Just a few days ago from when this post will publish, I had a birthday. Feeling very non-peopley because of the recent work frustration about a certain job, I didn’t want much of anything to do with birthday greetings so I reset my Facebook so no one could post a greeting (only those who already knew about it, as I had my birthday itself hidden). Derek was a bit of a birthday curmudgeon himself.

As for curmudgeonliness, Derek complained again about strikes, but had gained insight into why they happen, because of bad bosses. Toward the end of this passage, he bothered me with his thoughts against equality. One runs into difficulties sometimes in reading old books.

Fortunately, I can tell you that in a much later book, his idea of equality has transformed into the realisation that not everyone is born with the same advantages. I think Jeannie may have talked to him about that. I hope I have saved that bit so I can share it when the time comes. Moments like these I just wish I could have had a good talk with him.

I think he was beginning to understand, since he talks about missed opportunities in his own life and then segues to words that explain for me why it is good to take a break from blogging in the winter.

They were still living with no telephone. (Sometimes I might as well not have one, since I don’t turn the volume on, but I wouldn’t like to have to go a mile to a phone booth to make an emergency call.)

Ah, frogs in the big Orlyt greenhouse, where Jeannie had propagated a host of geraniums that she would not sell:

I have a new name for the back patio! Must make a sign!

How very much I relate to Derek’s stories of daffodil thieves! Ive had 100 buds in the boatyard garden (a garden now lost to me) and had them all picked overnight before they could bloom. Derek was a supporter of the Coast Path, which opened in 1973 and made public the little paths that he and Jeannie used to maintain for walking the donkeys, and they were friendly to the ramblers, unless…


And Derek took them!

In years past, when I would catch someone with a big stolen bouquet in Long Beach, I took the flowers away (at least twice) and took them into city hall to put in a vase for more than one person to enjoy. I wouldn’t dare to that now; someone would Yelp about how a crazy gardener ruined their vacation.

As it happened, I had gotten a hardback copy of the next book, which I started immediately after finishing The Winding Lane.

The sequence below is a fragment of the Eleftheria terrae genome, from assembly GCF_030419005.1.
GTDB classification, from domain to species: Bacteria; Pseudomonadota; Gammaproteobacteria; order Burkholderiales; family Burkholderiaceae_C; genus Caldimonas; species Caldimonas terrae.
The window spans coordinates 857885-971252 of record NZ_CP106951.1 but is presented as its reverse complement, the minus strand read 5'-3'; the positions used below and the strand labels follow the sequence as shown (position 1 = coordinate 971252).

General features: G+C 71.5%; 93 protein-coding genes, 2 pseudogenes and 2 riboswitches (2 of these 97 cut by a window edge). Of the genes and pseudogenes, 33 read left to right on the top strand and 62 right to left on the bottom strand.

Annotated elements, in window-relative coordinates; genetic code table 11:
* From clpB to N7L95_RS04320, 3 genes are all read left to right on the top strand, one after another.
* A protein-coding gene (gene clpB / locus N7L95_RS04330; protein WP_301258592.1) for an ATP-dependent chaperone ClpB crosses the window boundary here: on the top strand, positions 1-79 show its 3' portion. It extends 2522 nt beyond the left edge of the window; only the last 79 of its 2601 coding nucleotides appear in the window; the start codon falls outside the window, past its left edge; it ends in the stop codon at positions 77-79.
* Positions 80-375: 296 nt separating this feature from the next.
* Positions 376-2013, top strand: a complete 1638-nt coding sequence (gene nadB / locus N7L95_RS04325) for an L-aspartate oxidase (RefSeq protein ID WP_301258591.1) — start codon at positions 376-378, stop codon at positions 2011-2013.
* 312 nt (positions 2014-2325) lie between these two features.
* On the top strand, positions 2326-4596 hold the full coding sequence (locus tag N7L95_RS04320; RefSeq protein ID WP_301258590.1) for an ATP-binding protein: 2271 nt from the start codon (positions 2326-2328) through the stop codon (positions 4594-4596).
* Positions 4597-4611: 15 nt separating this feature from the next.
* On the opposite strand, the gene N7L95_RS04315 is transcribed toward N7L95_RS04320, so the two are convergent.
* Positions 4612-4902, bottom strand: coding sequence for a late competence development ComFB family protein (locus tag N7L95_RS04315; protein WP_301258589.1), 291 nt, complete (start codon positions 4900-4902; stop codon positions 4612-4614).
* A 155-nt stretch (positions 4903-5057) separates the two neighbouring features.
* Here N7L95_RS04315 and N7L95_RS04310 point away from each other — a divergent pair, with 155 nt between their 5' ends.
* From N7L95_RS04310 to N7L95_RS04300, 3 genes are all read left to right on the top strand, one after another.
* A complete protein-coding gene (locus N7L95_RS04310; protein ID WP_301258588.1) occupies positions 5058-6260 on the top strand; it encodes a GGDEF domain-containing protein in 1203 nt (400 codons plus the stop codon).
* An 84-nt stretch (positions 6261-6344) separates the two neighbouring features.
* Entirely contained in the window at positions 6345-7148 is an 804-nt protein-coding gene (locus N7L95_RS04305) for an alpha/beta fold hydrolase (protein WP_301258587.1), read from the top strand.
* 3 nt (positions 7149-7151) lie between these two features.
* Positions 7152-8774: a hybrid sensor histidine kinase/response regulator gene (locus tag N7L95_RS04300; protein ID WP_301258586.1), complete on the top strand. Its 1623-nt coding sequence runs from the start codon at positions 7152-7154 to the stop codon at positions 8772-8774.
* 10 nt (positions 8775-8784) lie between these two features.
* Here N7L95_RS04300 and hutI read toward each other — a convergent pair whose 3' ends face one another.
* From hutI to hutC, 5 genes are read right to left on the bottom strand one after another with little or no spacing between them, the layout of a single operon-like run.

It was like living two lives at the same time, one day to day real life and, in my mind and my dreams, the life of Minack Cottage.

Again, Derek wrote of how their life on the flower farm did not come easily, was not entirely idyllic.

This is one reason that I am so obsessed with this series. Their experience echoes mine of moving here, at just the same age as Derek was when he moved, and becoming jobbing gardeners. Robert and I were indeed so poor that postage could be a challenge.

The flower and produce farm was impressively hard work.

Once again, I got to vicariously enjoy a visit from another favourite writer of mine.

I also very much relate to the personality revelations that Derek shared.

I always had the suspicion that the reason people hired us was because we were cheaper, usually $20 an hour cheaper (the two of us) than other local gardening businesses. This theory seems to be proven correct from a recent work situation that has, I think, made the Minack Chronicles an even more wonderful escapist read for me.

I also love the descriptions of living in a seaside tourist area; Minack Cottage was near to the towns of Penzance and Mousehole.

We often hear the same thing from locals when the weather is bad: Oh dear, this is very bad weather for the people on spring break, or clamming, or a festival.

Good, windy summer weather brings Oh good, some wind for the kite flyers!

And this, so true, We used to love working at the homey and personable garden of Klipsan Beach Cottages, before Mary and Denny retired. Now I think a good, personal touch place to stay would be at our friend Wendy’s cottage, which used to be her father’s and for which she has great sentiment, Pacific Alder Cottage. She likes to spend time there herself. And I still love the Sou’wester Lodge, because I like vintage trailers; it also has four cute cabins. (I sent a friend there who, it turned out, is claustrophobic in trailers, oops!)

Our area of seaside towns has the same problem as Cornwall did when Derek wrote this in about 1979:

The vacation rental problem is a great dilemma here, where workers cannot find affordable places to rent.

He mentioned the Merry Maidens again…

…and again, I mourned that when I was there in 1975, I did not walk down the winding lane, just a little over a mile to Minack Cottage. I must share this again: upper right circle is Merry Maidens, lower middle circle is Minack Cottage with its view of the Barn Barges rocks. (The other circle is where their helper Jane lived years before.)

When I finished Where the Winds Blow, I faced at least five days wait for the next book, the only one I didn’t have. When it arrived, I would be able to read them all. In one sense, the wait was a reprieve, leaving me four books still to read before Jeannie’s death, a loss (albeit though it was over a quarter century ago) that I dreaded. I had some other good books lined up, so at least the predicted perfect reading weather would not be wasted.

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late February 2023

While waiting for the next book in the Minack Chronicles, I read Life After Life by Kate Atkinson. Wonderful, and my head got floaty when I suddenly figured out the whole premise of the book (after feeling confused). A reviewer correctly said that within the book is the best Blitz novel ever written.

And then the next Derek Tangye book arrived.

I loved every bit and will share my favourite parts. As always, he recaps the story of how he was won over to liking cats.